Foreign minister wanted
On the eve of his upcoming visit to the United States, a cabinet minister declares his opposition to Israel’s declared goal of a settlement based on two states for two peoples. In the midst of an ongoing US visit, a deputy minister is disinvited by a left-wing Jewish student group at a prestigious university due to her alleged racism.
These are just the latest examples of the state of affairs in the government, which for the third year lacks a foreign minister. Prime Minister Benjamin Netanyahu continues to spread his multiple talents thinly among sometimes competing responsibilities while being forced to spend valuable time occupied by a slew of corruption probes Israel’s relations with African nations, with India and China, and overall with the US are remarkably productive due to Netanyahu’s impressive juggling abilities, and his careful maneuvering with Russia’s Vladimir Putin has kept Israel inoculated against the Syrian conflict. It is, however, undeniable that the professional manager of Israel’s foreign relations, the Foreign Ministry, continues to be undermined to the county’s detriment by the prime minister’s reluctance to yield some of his powers.
In April 2016, the High Court of Justice endorsed the government’s policy of having a prime minister who holds his own position while theoretically managing several others.
In an unfortunately unclear ruling, the justices supported then Prime-Foreign-Economy-Communications-Regional Cooperation Minister Benjamin Netanyahu’s right to multitask, but suggested this would be proper for only eight more months. That was 18 months ago.
Prime ministers have held additional ministries since the state’s first premier, David Ben-Gurion, also held the Defense portfolio during the turmoil of our early independence.
Yitzhak Rabin and Ehud Barak also had multiple ministries, but Netanyahu beats them all. Nobody can effectively run several ministries without having conflicts of interest, not to mention lacking sufficient time to devote to their proper functioning.
It is undeniable that Netanyahu has remarkably improved ties between Israel and moderate Sunni states, such as Saudi Arabia, Egypt and Jordan, as the Iranian threat looms.
Other major foreign policy achievements include the recalibrating of relations with the US following Donald Trump’s victory and dealing with Russia’s increasingly active role in the Middle East. But this state of affairs is untenable in the face of the day-to-day challenges that the Foreign Ministry exists to deal with.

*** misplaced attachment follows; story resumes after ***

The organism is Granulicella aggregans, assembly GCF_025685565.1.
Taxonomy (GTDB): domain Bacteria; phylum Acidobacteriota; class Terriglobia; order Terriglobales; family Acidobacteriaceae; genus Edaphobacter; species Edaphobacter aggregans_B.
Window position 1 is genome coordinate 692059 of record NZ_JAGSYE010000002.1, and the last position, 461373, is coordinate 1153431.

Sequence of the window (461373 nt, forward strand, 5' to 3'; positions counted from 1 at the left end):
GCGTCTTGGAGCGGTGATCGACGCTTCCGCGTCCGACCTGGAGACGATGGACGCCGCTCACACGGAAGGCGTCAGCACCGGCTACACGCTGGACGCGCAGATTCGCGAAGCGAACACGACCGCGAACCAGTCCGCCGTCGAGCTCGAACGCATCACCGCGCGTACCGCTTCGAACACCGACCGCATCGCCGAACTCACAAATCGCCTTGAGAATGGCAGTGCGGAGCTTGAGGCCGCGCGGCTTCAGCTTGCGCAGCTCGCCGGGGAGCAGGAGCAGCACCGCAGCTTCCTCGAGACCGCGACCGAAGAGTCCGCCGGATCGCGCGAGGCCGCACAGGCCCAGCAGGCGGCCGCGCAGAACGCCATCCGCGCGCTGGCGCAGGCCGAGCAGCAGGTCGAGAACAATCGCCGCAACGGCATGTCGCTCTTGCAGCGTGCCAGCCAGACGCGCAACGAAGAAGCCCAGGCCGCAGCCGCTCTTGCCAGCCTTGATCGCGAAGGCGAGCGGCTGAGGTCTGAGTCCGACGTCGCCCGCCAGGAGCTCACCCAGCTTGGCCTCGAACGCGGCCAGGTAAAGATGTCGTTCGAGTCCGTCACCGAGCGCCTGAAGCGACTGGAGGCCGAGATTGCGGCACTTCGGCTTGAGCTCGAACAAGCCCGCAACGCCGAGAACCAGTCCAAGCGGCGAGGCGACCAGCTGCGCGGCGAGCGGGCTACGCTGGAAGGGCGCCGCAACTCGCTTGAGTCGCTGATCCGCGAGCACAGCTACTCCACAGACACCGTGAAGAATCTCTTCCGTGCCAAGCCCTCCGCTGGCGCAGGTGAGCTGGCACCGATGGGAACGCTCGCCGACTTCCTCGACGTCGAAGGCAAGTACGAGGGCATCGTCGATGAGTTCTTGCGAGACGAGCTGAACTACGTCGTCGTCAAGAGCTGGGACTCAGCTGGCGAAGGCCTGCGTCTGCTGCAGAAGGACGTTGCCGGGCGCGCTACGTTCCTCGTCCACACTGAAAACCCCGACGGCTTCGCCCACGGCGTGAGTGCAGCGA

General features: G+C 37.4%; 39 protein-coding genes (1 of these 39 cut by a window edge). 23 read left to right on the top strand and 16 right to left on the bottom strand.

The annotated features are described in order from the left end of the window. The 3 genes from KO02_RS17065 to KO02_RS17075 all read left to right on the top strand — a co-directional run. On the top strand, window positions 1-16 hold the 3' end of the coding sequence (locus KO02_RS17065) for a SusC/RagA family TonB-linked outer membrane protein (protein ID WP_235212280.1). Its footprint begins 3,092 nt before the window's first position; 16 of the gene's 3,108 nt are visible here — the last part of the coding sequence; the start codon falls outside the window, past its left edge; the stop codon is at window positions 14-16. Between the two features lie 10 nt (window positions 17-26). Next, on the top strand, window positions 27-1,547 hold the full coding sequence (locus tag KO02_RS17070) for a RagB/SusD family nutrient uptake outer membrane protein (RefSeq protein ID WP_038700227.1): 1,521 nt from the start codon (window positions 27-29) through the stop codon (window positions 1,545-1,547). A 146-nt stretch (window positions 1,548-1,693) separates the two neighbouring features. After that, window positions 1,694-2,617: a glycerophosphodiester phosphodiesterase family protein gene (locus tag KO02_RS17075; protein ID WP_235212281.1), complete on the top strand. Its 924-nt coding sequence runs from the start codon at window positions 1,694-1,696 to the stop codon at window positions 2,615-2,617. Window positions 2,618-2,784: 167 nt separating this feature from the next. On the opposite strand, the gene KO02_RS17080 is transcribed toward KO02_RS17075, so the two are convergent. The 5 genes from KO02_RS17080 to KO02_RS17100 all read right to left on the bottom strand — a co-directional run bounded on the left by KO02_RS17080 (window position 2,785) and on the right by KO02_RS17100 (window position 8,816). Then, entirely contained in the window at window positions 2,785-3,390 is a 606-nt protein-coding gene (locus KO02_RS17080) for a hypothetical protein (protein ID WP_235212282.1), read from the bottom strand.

Netanyahu has ignored this dire need to the country’s detriment. Perhaps the worst casualty of his disdain for traditional diplomacy was the departure of Israel’s most senior effective diplomat, Dore Gold, who served as director- general of the ministry until he stepped down out of evident frustration.
Though Gold cited personal reasons, he unquestionably suffered from the reduced role Netanyahu has given the ministry. Many others have followed suit.
The premier’s apparent disdain has now been revealed as a managerial policy that, instead of relying on professional diplomats, is based upon his cronies and confidants.
The fact that our prime minister has been using private advisers such as Yitzhak Molcho and David Shimron, both of whom are under criminal investigation for alleged corruption, should result in a public outcry for their replacement by qualified Foreign Ministry professionals, not to mention Netanyahu’s immediate relinquishing of his self-appointed role as the savior of Israeli foreign affairs.
In practical terms, it is worth noting that, under the present chaotic system, Public Security Minister Gilad Erdan has also served as minister of strategic affairs and public diplomacy, whose NIS 120 million budget to fight the Boycott, Divestment and Sanctions movement is greater than all the money available to the Foreign Ministry for programming. This undermining of the Foreign Ministry has stripped the country of some of its best resources in the worldwide battle for public opinion.
In most Western countries the position of chief diplomat is considered one of the most important political appointments.
Israel must rise to meet major challenges both in the region and in its relations with the US and Russia. This is not a part-time job.
Israel needs a full-time chief diplomat to serve alongside a full-time prime minister.